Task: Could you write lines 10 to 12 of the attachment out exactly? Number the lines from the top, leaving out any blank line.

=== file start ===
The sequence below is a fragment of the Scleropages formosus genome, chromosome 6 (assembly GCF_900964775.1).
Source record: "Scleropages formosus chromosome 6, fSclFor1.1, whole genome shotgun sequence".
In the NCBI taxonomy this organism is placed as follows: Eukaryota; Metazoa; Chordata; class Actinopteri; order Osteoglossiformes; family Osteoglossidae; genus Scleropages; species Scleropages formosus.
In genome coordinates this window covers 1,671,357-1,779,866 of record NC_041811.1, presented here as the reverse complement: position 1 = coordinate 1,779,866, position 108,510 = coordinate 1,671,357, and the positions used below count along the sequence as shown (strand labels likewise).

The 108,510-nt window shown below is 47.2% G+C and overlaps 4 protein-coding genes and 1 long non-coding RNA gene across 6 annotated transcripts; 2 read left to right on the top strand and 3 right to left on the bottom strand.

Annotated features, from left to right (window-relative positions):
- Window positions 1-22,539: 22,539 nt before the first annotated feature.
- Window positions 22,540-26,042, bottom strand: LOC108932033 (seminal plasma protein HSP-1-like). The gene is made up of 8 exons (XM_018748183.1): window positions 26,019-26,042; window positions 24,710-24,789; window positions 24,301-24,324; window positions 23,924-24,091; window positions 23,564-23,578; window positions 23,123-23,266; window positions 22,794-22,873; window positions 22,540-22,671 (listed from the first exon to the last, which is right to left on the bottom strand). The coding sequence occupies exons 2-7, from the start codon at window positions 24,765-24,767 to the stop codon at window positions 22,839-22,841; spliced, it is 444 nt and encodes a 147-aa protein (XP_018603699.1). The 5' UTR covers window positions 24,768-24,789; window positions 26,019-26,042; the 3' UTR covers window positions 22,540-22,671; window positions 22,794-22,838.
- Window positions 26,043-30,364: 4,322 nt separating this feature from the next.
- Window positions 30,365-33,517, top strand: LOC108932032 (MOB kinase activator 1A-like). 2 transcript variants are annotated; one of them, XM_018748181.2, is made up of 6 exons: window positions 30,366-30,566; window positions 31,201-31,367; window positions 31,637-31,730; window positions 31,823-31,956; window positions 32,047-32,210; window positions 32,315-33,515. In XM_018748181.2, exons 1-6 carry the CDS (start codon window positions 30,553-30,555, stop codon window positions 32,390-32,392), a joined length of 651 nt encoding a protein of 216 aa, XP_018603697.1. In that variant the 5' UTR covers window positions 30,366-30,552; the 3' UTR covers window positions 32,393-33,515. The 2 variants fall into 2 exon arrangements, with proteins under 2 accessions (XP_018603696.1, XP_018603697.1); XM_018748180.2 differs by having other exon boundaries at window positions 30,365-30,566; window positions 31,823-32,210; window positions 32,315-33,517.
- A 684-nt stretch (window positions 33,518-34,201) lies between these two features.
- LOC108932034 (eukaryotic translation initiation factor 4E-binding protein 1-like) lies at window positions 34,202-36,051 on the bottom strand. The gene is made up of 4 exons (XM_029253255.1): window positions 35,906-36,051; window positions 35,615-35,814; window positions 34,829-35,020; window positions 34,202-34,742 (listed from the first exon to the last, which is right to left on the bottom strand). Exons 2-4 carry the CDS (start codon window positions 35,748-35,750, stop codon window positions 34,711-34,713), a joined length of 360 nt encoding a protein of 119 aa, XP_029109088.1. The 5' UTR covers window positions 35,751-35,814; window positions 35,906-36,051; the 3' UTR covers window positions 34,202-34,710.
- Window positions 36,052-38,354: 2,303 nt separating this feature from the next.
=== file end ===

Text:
- Window positions 30,365-33,517, top strand: LOC108932032 (MOB kinase activator 1A-like). 2 transcript variants are annotated; one of them, XM_018748181.2, is made up of 6 exons: window positions 30,366-30,566; window positions 31,201-31,367; window positions 31,637-31,730; window positions 31,823-31,956; window positions 32,047-32,210; window positions 32,315-33,515. In XM_018748181.2, exons 1-6 carry the CDS (start codon window positions 30,553-30,555, stop codon window positions 32,390-32,392), a joined length of 651 nt encoding a protein of 216 aa, XP_018603697.1. In that variant the 5' UTR covers window positions 30,366-30,552; the 3' UTR covers window positions 32,393-33,515. The 2 variants fall into 2 exon arrangements, with proteins under 2 accessions (XP_018603696.1, XP_018603697.1); XM_018748180.2 differs by having other exon boundaries at window positions 30,365-30,566; window positions 31,823-32,210; window positions 32,315-33,517.
- A 684-nt stretch (window positions 33,518-34,201) lies between these two features.
- LOC108932034 (eukaryotic translation initiation factor 4E-binding protein 1-like) lies at window positions 34,202-36,051 on the bottom strand. The gene is made up of 4 exons (XM_029253255.1): window positions 35,906-36,051; window positions 35,615-35,814; window positions 34,829-35,020; window positions 34,202-34,742 (listed from the first exon to the last, which is right to left on the bottom strand). Exons 2-4 carry the CDS (start codon window positions 35,748-35,750, stop codon window positions 34,711-34,713), a joined length of 360 nt encoding a protein of 119 aa, XP_029109088.1. The 5' UTR covers window positions 35,751-35,814; window positions 35,906-36,051; the 3' UTR covers window positions 34,202-34,710.